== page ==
Next, connect a USB cable from your Quickstart board to your computer.  After a moment or two of automatically locating and installing the correct drivers, you should be ready to go.   You can give your configuration a quick test by pressing F7 in the Propeller Tool.   You should see the words, Propeller chip version 1 found on COM ##.

Step 3: Start Building Your Robot: Foam Board

It's time to start actually building this robot!   All robots need a base and this one uses inexpensive foam board.

I purchased the foam board from a local "dollar" store for a buck.  A single sheet of this material could create an entire robot army!

Use a razor knife to cut a piece of of the material.   The size of this board should be around 5" x 8".  I used a plastic CD case as my width guide, allowing the length to be a little longer.  Don't worry about the exact size!   Just try to keep the cut straight so you wind up with a nice rectangle. 

Step 4: Caster Wheel & Battery Pack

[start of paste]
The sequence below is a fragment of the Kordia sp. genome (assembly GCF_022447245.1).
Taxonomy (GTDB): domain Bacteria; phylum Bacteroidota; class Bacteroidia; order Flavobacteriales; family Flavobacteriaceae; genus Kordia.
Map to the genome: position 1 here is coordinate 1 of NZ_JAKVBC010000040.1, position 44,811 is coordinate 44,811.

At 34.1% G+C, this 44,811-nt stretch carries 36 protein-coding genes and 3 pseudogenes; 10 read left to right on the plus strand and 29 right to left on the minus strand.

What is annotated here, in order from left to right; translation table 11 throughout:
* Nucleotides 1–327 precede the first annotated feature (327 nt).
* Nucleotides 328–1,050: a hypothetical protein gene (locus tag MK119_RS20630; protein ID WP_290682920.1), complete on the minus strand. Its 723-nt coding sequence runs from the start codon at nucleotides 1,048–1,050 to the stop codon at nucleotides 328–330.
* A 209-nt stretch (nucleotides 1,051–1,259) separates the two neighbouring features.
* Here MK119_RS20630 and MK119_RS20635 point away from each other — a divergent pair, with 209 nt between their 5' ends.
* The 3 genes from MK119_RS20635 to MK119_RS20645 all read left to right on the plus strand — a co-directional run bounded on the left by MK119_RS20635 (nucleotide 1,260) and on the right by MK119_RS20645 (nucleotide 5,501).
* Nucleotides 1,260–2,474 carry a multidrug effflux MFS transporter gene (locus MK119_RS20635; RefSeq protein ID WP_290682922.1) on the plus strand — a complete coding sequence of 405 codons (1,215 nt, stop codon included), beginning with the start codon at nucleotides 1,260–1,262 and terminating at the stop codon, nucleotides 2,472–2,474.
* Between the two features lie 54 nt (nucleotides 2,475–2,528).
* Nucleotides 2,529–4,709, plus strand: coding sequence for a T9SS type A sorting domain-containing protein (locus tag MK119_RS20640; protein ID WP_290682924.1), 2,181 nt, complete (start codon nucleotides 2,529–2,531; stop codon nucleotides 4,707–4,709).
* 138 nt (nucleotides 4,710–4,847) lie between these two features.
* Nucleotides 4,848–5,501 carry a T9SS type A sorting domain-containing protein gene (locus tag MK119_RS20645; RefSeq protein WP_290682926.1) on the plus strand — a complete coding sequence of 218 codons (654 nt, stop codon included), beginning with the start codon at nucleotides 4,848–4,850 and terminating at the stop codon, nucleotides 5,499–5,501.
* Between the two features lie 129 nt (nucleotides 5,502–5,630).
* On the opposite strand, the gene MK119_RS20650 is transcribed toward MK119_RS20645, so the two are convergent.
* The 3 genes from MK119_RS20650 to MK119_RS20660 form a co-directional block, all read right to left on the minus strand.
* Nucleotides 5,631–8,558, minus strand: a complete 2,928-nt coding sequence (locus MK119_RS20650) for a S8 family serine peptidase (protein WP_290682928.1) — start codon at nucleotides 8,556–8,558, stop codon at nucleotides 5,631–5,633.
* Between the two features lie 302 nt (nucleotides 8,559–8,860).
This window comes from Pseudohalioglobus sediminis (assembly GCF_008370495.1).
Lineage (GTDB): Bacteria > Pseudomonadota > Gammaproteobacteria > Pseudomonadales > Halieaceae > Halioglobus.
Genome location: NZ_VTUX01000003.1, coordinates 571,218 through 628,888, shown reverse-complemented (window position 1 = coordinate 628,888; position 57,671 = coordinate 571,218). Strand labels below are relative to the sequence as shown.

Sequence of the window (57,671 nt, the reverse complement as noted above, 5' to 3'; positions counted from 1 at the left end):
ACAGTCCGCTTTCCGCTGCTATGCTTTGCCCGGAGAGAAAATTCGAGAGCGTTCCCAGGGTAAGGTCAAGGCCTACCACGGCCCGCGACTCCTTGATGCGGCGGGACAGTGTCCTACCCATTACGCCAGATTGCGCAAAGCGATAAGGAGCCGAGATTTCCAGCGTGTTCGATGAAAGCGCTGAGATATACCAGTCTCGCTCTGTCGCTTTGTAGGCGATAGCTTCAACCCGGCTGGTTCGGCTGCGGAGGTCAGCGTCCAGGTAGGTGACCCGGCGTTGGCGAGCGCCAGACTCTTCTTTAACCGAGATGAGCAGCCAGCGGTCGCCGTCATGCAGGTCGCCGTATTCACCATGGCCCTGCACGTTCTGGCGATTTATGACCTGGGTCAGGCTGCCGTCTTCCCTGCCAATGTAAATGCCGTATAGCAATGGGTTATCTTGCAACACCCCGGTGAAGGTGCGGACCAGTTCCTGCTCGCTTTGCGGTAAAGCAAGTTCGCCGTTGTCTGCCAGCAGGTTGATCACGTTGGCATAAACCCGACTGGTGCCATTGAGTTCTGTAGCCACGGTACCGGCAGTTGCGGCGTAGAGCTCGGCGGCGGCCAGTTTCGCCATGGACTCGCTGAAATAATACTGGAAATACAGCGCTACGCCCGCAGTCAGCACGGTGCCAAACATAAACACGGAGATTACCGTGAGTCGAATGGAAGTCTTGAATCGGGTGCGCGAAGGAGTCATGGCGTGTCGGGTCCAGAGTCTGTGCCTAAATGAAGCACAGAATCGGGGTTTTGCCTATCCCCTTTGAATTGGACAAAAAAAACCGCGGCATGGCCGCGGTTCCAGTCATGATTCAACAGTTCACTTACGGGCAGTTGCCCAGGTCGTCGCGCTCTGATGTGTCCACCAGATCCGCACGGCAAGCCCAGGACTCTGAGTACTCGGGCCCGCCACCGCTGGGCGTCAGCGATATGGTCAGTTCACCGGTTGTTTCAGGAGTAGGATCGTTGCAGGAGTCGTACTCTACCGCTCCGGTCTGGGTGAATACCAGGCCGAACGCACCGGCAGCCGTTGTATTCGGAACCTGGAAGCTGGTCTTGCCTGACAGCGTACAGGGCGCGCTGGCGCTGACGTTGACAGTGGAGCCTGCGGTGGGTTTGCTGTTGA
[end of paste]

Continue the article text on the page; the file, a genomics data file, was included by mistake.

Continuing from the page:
The type of robot we are build is called a "Tail Dragger" because it uses two front drive wheels with a "dragging" wheel behind.

  • Attach four of the self-stick "hook & loop" squares to the battery cover side of the battery pack. 
  • Using the 3M self-stick squares, mount the caster wheel to the switch side of the battery pack.

Note (Again): Don't skimp on the purchase of the self-stick squares.  I chose 3M brand because they are capable of holding quite a bit of weight with a small surface area.   This will become important when we mount the motors to the robot.  I encountered some dollar self-stick squares when I purchased the foam board.  Trust me, spend the extra three dollars here.   If money is tight, hot glue will suffice everywhere these squares are used.

Step 5: Mounting the Wheels to the Motors

It's time to mount the two front drive wheels.

  • Carefully peel the protective, brown film from both sides of the wheel itself.
  • Stretch the rubber band around the wheel.  You'll probably need a second person to help with this.
  • Place the wheel on your desk and press the motor straight down into the wheel mount.

Note: The motor/wheel fit is "exact".  Avoid twisting or flexing the wheel as your press it onto the motor as cracking may occur!
Once the motors are attached to the wheels, they should not be removed.

Step 6: Mounting the Wheels to the Base

It's time to start putting our robot together so it starts looking like a robot.

  • Use other side of the four "hook and loop" squares to attach the battery back to the rear of the foam panel we cut.